What to read this summer, based on your major

Published June 5, 2024, 1:03 a.m., last updated June 5, 2024, 1:06 a.m.

This article is a review and includes subjective thoughts, opinions and critiques.

It is challenging to keep up with your reading goals amid the chaotic quarter system. But now that we’ve made it to summer, we can hopefully take some time to read without other timely responsibilities hovering at the back of our minds. So if you too want to pick up a book this summer but are not sure which one, we have a recommendation for each major!

The computer science major: “Do Androids Dream of Electric Sheep” by Philip K. Dick

Written in 1968, this dystopian classic — which inspired the infamous “Blade Runner” movies — is set in San Francisco in 2020 following a nuclear global war that left Earth bereft. While humanity has formed colonies outside of Earth with android helpers, some androids have rebelled and come back to Earth. The protagonist, Rick Deckard, is one of many bounty hunters on Earth whose job is to hunt down the androids, but things quickly get complicated as these androids look exactly like real humans. For CS majors who like pondering upon the future implications of AI — or actually enjoyed the ethics class they had to take as a major requirement — this book will be a fun ride!

The history major: “Kindred” by Octavia Butler

For the history major who doesn’t have time to dive into science or fiction, I recommend this fantastic sci-fi novel from Octavia Butler. A young Black woman writer named Dana is transported back in time to the antebellum South in this action-packed novel. It is a story that explores the intersection of race, gender, history and politics, all while exploring the question of what it means to be “kin.” (There is also an HBO show based on it… the novel is better.)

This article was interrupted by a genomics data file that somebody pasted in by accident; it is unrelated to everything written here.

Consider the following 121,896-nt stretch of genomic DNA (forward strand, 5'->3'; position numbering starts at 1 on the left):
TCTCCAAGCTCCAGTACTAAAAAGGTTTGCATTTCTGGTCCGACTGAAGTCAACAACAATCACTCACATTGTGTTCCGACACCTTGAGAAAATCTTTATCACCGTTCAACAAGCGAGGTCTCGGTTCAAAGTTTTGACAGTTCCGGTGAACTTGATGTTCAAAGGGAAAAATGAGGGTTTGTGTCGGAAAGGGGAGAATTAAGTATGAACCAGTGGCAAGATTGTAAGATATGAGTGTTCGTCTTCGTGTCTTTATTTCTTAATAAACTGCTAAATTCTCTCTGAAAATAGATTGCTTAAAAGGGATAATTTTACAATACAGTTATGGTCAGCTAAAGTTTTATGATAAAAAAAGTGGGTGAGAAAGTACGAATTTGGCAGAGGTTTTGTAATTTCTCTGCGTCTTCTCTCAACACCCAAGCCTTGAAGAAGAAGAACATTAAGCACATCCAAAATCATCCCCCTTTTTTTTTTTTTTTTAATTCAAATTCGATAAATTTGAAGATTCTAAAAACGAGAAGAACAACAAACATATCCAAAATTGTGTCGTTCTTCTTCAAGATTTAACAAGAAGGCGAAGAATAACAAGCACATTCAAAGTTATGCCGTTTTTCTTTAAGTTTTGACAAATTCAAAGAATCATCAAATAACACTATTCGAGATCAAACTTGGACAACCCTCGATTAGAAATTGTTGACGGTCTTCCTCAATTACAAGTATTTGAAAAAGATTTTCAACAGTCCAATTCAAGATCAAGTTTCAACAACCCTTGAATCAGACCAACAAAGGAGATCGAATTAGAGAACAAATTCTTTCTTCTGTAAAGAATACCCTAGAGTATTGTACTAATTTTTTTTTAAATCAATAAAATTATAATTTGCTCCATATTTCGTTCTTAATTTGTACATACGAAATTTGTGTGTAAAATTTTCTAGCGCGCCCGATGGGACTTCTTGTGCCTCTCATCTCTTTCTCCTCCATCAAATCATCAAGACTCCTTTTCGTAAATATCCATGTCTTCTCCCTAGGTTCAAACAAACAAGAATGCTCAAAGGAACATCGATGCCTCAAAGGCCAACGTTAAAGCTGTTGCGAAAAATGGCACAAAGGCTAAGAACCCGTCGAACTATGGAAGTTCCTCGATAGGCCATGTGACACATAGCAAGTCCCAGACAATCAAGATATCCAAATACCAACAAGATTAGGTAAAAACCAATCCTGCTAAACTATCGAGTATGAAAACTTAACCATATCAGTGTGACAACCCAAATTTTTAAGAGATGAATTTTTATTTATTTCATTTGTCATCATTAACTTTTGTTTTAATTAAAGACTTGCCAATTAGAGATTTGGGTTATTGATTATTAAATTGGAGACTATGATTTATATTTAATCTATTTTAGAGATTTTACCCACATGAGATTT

The engineer: “The Martian” by Andy Weir

I recommend Andy Weir’s books to pretty much any man who says they want to get into reading. Of course, engineering nerds need to pick this one up, too. In 2035, astronaut Mark Watney is presumed dead after an accident during a hurried evacuation of a Mars expedition. But Watney is not dead. Instead, he has to find a way to stay alive on the planet, wondering if he will ever see his crew, or his family, again. We follow his journal entries for years on this alien planet through a novel that manages to be eminently readable while, above all, being deeply interesting. This straight sci-fi book gets an easy five stars from me.

The philosophy major: “On Beauty” by Zadie Smith

In my opinion, Zadie Smith is one of the great philosophical thinkers of our time. “On Beauty” is a 2005 novel that follows a mixed-race British/American family on the fictional campus of the East Coast Wellington College. When the lives of one family intertwine with another’s, issues of liberal and conservative academic values, along with deeper philosophical questions of the nature of beauty and cultural exchange, come to the forefront. The novel is as relevant today as it was when it came out, especially for those living and working on a college campus.